Major Asian stock markets closed lower on Tuesday, as investors sought clarity on the U.S.-China trade front a day after President Donald Trump postponed a closely watched tariff deadline in early March.
In a volatile session Tuesday, mainland Chinese stocks slipped on the day after registering strong gains on Monday. The Shanghai composite fell 0.67 percent to around 2,941.52 while the Shenzhen component declined 0.499 percent to about 9,089.04. The Shenzhen composite shed 0.486 percent to approximately 1,549.71.
The moves came after Chinese stocks saw explosive gains on Monday on the back of optimism on the U.S.-China trade negotiations, which saw the Shanghai composite surge more than 5 percent into bull market territory.
Hong Kong’s Hang Seng index fell 0.65 percent, as of its final hour of trade.
One analyst expressed caution over the sharp rise in shares seen in China on Monday.
“If you look at how China performed relative to the rest of Asia, most Asian markets performed much less, I mean, less than 1 percent gains in most other Asian markets including Hong Kong,” Vasu Menon, OCBC Bank’s vice president of wealth management, told CNBC’s “Street Signs” on Tuesday.
Menon said the large gains could have been a result of retail investors jumping in as well as speculation amid the “euphoria.”
“I’m not saying the China market is frothy. I’m just saying that, you know, what happened yesterday seemed to be a bit … misplaced,” Menon said.
Others questioned what a trade deal between the U.S. and China would look like.
Kathy Lien, managing director of foreign exchange strategy at BK Asset Management, said in a note that “its important to understand that a final trade agreement could take many forms.”
“The US could promise to keep tariffs where they are (with no further increases) and review them in a few months / years or they could abolish them completely,” Lien added.
“There’s also a possibility that a deal ‘might not happen at all’ according to Trump but he’s motivated to get it done,” she said.
Asia trading day
Elsewhere in Asia, Japan’s Nikkei 225 fell 0.37 percent to close at 21,449.39 while the Topix declined 0.23 percent to finish its trading day at 1,617.20. Shares of robot maker Fanuc slipped 1.29 percent.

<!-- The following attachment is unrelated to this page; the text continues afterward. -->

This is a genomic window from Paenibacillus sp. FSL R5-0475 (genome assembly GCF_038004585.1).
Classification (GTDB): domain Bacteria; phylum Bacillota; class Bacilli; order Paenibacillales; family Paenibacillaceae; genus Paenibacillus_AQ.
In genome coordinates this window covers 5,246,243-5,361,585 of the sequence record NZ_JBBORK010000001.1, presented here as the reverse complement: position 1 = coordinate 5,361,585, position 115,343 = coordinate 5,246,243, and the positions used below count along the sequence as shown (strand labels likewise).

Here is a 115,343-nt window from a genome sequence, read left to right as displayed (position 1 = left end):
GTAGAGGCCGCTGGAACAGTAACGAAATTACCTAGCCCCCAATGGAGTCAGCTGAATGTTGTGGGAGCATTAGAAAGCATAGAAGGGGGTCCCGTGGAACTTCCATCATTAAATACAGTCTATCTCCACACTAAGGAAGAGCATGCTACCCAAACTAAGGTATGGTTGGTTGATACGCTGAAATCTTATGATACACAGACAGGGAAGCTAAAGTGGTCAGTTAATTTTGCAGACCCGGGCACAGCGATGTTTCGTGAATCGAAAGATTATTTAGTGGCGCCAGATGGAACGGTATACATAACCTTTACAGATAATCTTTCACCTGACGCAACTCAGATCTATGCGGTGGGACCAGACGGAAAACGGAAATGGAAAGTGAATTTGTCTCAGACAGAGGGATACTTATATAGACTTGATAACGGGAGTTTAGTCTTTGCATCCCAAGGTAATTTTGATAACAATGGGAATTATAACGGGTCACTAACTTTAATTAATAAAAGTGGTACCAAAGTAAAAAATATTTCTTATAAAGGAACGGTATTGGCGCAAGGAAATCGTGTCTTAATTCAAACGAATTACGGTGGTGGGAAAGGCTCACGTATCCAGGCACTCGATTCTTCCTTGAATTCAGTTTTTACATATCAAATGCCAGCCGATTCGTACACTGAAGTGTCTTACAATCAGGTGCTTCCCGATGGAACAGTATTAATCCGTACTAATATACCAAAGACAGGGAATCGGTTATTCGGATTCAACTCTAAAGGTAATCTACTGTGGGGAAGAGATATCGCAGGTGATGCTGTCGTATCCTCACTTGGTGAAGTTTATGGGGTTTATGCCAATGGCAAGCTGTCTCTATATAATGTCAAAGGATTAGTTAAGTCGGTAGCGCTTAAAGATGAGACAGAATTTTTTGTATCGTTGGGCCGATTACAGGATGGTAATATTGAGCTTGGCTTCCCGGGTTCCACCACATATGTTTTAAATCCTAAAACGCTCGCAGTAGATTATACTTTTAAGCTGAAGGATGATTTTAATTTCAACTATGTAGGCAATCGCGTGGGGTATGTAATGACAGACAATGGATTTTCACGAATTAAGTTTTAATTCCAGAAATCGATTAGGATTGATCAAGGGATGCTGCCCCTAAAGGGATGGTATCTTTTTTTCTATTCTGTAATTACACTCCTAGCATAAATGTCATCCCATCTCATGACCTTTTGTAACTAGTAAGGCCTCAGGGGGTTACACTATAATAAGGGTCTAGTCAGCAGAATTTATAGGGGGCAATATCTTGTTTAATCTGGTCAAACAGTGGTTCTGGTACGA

In South Korea, the Kospi fell 0.27 percent to close at 2,226.60 as shares of industry heavyweight Samsung Electronics slipped 1.27 percent.
Australia’s ASX 200 fell 0.94 percent as the energy sector declined 0.55 percent. Oil shares Down Under mostly fell after crude dropped more than 3 percent on Monday following a tweet from Trump to OPEC that prices were “getting too high.” Santos declined 2.55 percent and Woodside Petroleum slipped 0.2 percent while Beach Energy rose 0.49 percent.
Following Monday’s slump, oil prices struggled for gains on Tuesday afternoon during Asian trading hours. The international benchmark Brent crude futures contract slipped fractionally to $64.74 per barrel. U.S. crude futures declined 0.31 percent to $55.31 per barrel.
Indian shares declined amid an escalation of tension between New Delhi and Islamabad on Tuesday. Indian jets conducted air strikes against a militant camp in Pakistani territory according to government officials. The Nifty 50 declined about 0.3 percent while the Indian rupee weakened around 0.4 percent to 71.0810 against the U.S. dollar.
The U.S. dollar index, which tracks the greenback against a basket of its peers, was at 96.399 after seeing highs around 96.6 yesterday.
The Japanese yen, considered a safe-haven currency, traded at 110.81 against the dollar after seeing an earlier low of 111.08. The Australian dollar changed hands at $0.7154 after touching an earlier low of $0.7148.
Powell goes to Capitol Hill
Overnight on Wall Street, the Dow Jones Industrial Average rose 60.14 points to close at 26,091.95 while the S&P 500 added 0.1 percent to finish its trading day at 2,796.11. The Nasdaq Composite rose 0.36 percent to close at 7,554.46.
U.S. Federal Reserve Chairman Jerome Powell is headed to Capitol Hill later today to testify before Congress.
Market participants are looking for clues on the Fed’s next moves during Powell’s appearance, when he will provide prepared remarks followed by question-and-answer sessions. They will be looking for: a commitment to a go-slow approach to future rate hikes, an acknowledgement of the challenges balance sheet reduction poses, and the economic outlook in view of renewed chatter from Fed executives about the weak pace of inflation amid a global growth slowdown.
“We do not expect Powell to rule out further rate hikes, though we expect him to suggest higher than expected inflation would be needed to re‑start hikes,” Joseph Capurso, senior currency strategist at Commonwealth Bank of Australia, said in a morning note.
“We also expect Powell to confirm the FOMC will announce a plan to stabilise their balance sheet in coming months. We do not expect Powell’s comments to induce a large reaction by the (dollar),” Capurso said.